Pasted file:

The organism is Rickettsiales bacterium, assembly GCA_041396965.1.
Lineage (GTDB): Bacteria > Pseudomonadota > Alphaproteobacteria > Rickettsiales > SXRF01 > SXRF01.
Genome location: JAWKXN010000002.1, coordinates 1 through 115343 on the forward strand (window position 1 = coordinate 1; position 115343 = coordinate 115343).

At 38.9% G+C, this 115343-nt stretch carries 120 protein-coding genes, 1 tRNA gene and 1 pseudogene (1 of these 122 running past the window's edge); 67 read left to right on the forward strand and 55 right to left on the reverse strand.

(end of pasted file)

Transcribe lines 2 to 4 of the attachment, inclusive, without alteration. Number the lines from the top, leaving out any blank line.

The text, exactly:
Lineage (GTDB): Bacteria > Pseudomonadota > Alphaproteobacteria > Rickettsiales > SXRF01 > SXRF01.
Genome location: JAWKXN010000002.1, coordinates 1 through 115343 on the forward strand (window position 1 = coordinate 1; position 115343 = coordinate 115343).

At 38.9% G+C, this 115343-nt stretch carries 120 protein-coding genes, 1 tRNA gene and 1 pseudogene (1 of these 122 running past the window's edge); 67 read left to right on the forward strand and 55 right to left on the reverse strand.